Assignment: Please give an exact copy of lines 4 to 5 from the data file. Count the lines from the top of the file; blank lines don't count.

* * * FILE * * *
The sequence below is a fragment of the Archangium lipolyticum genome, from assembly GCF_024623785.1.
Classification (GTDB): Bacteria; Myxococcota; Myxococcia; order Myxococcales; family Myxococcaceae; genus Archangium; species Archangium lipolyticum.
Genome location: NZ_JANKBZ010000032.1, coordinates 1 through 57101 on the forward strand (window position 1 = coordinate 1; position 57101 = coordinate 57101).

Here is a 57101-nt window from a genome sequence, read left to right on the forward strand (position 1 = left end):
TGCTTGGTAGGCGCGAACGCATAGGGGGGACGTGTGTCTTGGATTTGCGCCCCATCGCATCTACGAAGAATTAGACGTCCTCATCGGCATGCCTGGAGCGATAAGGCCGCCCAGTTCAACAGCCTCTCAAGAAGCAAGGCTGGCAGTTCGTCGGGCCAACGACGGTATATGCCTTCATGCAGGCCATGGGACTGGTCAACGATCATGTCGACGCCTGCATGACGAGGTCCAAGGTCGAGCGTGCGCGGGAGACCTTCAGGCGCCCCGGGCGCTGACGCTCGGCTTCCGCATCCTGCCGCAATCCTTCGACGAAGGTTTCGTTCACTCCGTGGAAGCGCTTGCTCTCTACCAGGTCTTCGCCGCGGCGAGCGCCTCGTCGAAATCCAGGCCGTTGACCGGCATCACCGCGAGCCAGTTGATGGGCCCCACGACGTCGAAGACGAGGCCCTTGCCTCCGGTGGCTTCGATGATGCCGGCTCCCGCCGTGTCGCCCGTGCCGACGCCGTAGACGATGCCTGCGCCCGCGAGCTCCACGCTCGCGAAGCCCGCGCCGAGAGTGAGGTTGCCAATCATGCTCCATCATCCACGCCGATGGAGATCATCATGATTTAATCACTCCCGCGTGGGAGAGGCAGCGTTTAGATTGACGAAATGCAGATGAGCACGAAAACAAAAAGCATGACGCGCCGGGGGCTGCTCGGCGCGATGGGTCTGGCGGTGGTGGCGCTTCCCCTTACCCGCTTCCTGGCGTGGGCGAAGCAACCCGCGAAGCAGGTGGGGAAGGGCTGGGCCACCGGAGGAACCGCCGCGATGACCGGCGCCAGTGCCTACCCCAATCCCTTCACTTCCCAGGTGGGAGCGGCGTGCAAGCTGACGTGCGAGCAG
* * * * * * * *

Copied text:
Here is a 57101-nt window from a genome sequence, read left to right on the forward strand (position 1 = left end):
TGCTTGGTAGGCGCGAACGCATAGGGGGGACGTGTGTCTTGGATTTGCGCCCCATCGCATCTACGAAGAATTAGACGTCCTCATCGGCATGCCTGGAGCGATAAGGCCGCCCAGTTCAACAGCCTCTCAAGAAGCAAGGCTGGCAGTTCGTCGGGCCAACGACGGTATATGCCTTCATGCAGGCCATGGGACTGGTCAACGATCATGTCGACGCCTGCATGACGAGGTCCAAGGTCGAGCGTGCGCGGGAGACCTTCAGGCGCCCCGGGCGCTGACGCTCGGCTTCCGCATCCTGCCGCAATCCTTCGACGAAGGTTTCGTTCACTCCGTGGAAGCGCTTGCTCTCTACCAGGTCTTCGCCGCGGCGAGCGCCTCGTCGAAATCCAGGCCGTTGACCGGCATCACCGCGAGCCAGTTGATGGGCCCCACGACGTCGAAGACGAGGCCCTTGCCTCCGGTGGCTTCGATGATGCCGGCTCCCGCCGTGTCGCCCGTGCCGACGCCGTAGACGATGCCTGCGCCCGCGAGCTCCACGCTCGCGAAGCCCGCGCCGAGAGTGAGGTTGCCAATCATGCTCCATCATCCACGCCGATGGAGATCATCATGATTTAATCACTCCCGCGTGGGAGAGGCAGCGTTTAGATTGACGAAATGCAGATGAGCACGAAAACAAAAAGCATGACGCGCCGGGGGCTGCTCGGCGCGATGGGTCTGGCGGTGGTGGCGCTTCCCCTTACCCGCTTCCTGGCGTGGGCGAAGCAACCCGCGAAGCAGGTGGGGAAGGGCTGGGCCACCGGAGGAACCGCCGCGATGACCGGCGCCAGTGCCTACCCCAATCCCTTCACTTCCCAGGTGGGAGCGGCGTGCAAGCTGACGTGCGAGCAG